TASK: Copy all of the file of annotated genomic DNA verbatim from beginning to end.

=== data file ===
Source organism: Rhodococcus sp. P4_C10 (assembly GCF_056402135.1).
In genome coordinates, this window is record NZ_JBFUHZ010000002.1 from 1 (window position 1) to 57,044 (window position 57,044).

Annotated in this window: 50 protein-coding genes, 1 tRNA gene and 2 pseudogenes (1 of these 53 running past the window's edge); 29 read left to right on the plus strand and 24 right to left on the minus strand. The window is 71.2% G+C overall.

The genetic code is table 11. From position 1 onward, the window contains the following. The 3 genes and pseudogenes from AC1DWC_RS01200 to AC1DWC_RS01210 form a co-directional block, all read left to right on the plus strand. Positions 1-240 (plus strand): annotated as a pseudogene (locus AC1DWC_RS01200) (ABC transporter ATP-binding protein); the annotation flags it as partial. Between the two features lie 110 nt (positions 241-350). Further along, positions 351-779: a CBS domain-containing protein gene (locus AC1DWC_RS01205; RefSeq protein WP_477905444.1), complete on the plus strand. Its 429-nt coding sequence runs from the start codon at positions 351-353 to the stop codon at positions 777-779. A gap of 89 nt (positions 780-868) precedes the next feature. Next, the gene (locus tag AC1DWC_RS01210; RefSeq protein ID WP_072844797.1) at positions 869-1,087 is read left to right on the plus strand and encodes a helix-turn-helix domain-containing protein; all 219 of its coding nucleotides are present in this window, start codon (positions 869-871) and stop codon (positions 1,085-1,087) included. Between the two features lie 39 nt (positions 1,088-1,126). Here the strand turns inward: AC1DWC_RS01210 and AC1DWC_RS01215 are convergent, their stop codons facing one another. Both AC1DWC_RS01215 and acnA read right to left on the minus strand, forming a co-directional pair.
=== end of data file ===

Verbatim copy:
Source organism: Rhodococcus sp. P4_C10 (assembly GCF_056402135.1).
In genome coordinates, this window is record NZ_JBFUHZ010000002.1 from 1 (window position 1) to 57,044 (window position 57,044).

Annotated in this window: 50 protein-coding genes, 1 tRNA gene and 2 pseudogenes (1 of these 53 running past the window's edge); 29 read left to right on the plus strand and 24 right to left on the minus strand. The window is 71.2% G+C overall.

The genetic code is table 11. From position 1 onward, the window contains the following. The 3 genes and pseudogenes from AC1DWC_RS01200 to AC1DWC_RS01210 form a co-directional block, all read left to right on the plus strand. Positions 1-240 (plus strand): annotated as a pseudogene (locus AC1DWC_RS01200) (ABC transporter ATP-binding protein); the annotation flags it as partial. Between the two features lie 110 nt (positions 241-350). Further along, positions 351-779: a CBS domain-containing protein gene (locus AC1DWC_RS01205; RefSeq protein WP_477905444.1), complete on the plus strand. Its 429-nt coding sequence runs from the start codon at positions 351-353 to the stop codon at positions 777-779. A gap of 89 nt (positions 780-868) precedes the next feature. Next, the gene (locus tag AC1DWC_RS01210; RefSeq protein ID WP_072844797.1) at positions 869-1,087 is read left to right on the plus strand and encodes a helix-turn-helix domain-containing protein; all 219 of its coding nucleotides are present in this window, start codon (positions 869-871) and stop codon (positions 1,085-1,087) included. Between the two features lie 39 nt (positions 1,088-1,126). Here the strand turns inward: AC1DWC_RS01210 and AC1DWC_RS01215 are convergent, their stop codons facing one another. Both AC1DWC_RS01215 and acnA read right to left on the minus strand, forming a co-directional pair.